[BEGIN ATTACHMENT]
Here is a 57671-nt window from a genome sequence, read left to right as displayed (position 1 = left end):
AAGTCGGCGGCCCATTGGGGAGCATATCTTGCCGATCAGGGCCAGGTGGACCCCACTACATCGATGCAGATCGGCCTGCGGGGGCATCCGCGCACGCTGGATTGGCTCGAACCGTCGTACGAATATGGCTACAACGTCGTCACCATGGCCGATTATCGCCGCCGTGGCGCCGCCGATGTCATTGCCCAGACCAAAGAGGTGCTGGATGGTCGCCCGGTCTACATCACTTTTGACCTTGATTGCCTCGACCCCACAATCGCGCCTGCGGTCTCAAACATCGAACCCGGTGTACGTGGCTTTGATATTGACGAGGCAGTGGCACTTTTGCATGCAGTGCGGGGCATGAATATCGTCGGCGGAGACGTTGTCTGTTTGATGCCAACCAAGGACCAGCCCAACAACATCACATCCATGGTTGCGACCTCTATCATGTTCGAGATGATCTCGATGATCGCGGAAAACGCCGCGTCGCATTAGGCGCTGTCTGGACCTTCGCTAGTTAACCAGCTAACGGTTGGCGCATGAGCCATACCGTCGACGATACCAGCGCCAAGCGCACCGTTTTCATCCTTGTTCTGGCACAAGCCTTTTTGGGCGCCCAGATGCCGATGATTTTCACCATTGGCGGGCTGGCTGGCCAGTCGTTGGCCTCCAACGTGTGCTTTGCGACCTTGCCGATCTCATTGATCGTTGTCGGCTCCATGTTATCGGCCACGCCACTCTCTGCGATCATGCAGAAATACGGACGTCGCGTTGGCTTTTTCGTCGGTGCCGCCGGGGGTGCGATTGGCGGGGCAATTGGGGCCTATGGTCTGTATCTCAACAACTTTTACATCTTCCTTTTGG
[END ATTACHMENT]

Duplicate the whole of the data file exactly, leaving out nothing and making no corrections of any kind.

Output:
Here is a 57671-nt window from a genome sequence, read left to right as displayed (position 1 = left end):
AAGTCGGCGGCCCATTGGGGAGCATATCTTGCCGATCAGGGCCAGGTGGACCCCACTACATCGATGCAGATCGGCCTGCGGGGGCATCCGCGCACGCTGGATTGGCTCGAACCGTCGTACGAATATGGCTACAACGTCGTCACCATGGCCGATTATCGCCGCCGTGGCGCCGCCGATGTCATTGCCCAGACCAAAGAGGTGCTGGATGGTCGCCCGGTCTACATCACTTTTGACCTTGATTGCCTCGACCCCACAATCGCGCCTGCGGTCTCAAACATCGAACCCGGTGTACGTGGCTTTGATATTGACGAGGCAGTGGCACTTTTGCATGCAGTGCGGGGCATGAATATCGTCGGCGGAGACGTTGTCTGTTTGATGCCAACCAAGGACCAGCCCAACAACATCACATCCATGGTTGCGACCTCTATCATGTTCGAGATGATCTCGATGATCGCGGAAAACGCCGCGTCGCATTAGGCGCTGTCTGGACCTTCGCTAGTTAACCAGCTAACGGTTGGCGCATGAGCCATACCGTCGACGATACCAGCGCCAAGCGCACCGTTTTCATCCTTGTTCTGGCACAAGCCTTTTTGGGCGCCCAGATGCCGATGATTTTCACCATTGGCGGGCTGGCTGGCCAGTCGTTGGCCTCCAACGTGTGCTTTGCGACCTTGCCGATCTCATTGATCGTTGTCGGCTCCATGTTATCGGCCACGCCACTCTCTGCGATCATGCAGAAATACGGACGTCGCGTTGGCTTTTTCGTCGGTGCCGCCGGGGGTGCGATTGGCGGGGCAATTGGGGCCTATGGTCTGTATCTCAACAACTTTTACATCTTCCTTTTGG